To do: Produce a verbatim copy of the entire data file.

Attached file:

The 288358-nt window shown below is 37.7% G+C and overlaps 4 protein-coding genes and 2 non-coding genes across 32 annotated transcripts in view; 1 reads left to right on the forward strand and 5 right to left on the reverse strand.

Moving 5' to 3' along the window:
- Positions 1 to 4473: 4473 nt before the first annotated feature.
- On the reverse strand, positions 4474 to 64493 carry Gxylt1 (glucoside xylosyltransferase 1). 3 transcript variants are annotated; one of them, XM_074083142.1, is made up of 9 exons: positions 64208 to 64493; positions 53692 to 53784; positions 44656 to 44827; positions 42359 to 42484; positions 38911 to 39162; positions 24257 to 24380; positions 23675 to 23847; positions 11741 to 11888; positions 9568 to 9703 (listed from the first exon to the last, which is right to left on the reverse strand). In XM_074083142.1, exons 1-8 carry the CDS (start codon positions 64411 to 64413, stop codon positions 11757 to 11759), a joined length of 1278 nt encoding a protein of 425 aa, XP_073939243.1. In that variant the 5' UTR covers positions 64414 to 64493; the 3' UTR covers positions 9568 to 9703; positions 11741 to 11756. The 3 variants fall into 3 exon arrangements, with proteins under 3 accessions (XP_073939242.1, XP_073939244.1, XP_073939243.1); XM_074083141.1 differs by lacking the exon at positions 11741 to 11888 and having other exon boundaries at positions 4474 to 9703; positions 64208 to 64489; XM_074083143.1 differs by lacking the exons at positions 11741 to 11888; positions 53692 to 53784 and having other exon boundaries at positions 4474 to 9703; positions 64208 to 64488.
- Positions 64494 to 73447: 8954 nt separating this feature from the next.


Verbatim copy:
The 288358-nt window shown below is 37.7% G+C and overlaps 4 protein-coding genes and 2 non-coding genes across 32 annotated transcripts in view; 1 reads left to right on the forward strand and 5 right to left on the reverse strand.

Moving 5' to 3' along the window:
- Positions 1 to 4473: 4473 nt before the first annotated feature.
- On the reverse strand, positions 4474 to 64493 carry Gxylt1 (glucoside xylosyltransferase 1). 3 transcript variants are annotated; one of them, XM_074083142.1, is made up of 9 exons: positions 64208 to 64493; positions 53692 to 53784; positions 44656 to 44827; positions 42359 to 42484; positions 38911 to 39162; positions 24257 to 24380; positions 23675 to 23847; positions 11741 to 11888; positions 9568 to 9703 (listed from the first exon to the last, which is right to left on the reverse strand). In XM_074083142.1, exons 1-8 carry the CDS (start codon positions 64411 to 64413, stop codon positions 11757 to 11759), a joined length of 1278 nt encoding a protein of 425 aa, XP_073939243.1. In that variant the 5' UTR covers positions 64414 to 64493; the 3' UTR covers positions 9568 to 9703; positions 11741 to 11756. The 3 variants fall into 3 exon arrangements, with proteins under 3 accessions (XP_073939242.1, XP_073939244.1, XP_073939243.1); XM_074083141.1 differs by lacking the exon at positions 11741 to 11888 and having other exon boundaries at positions 4474 to 9703; positions 64208 to 64489; XM_074083143.1 differs by lacking the exons at positions 11741 to 11888; positions 53692 to 53784 and having other exon boundaries at positions 4474 to 9703; positions 64208 to 64488.
- Positions 64494 to 73447: 8954 nt separating this feature from the next.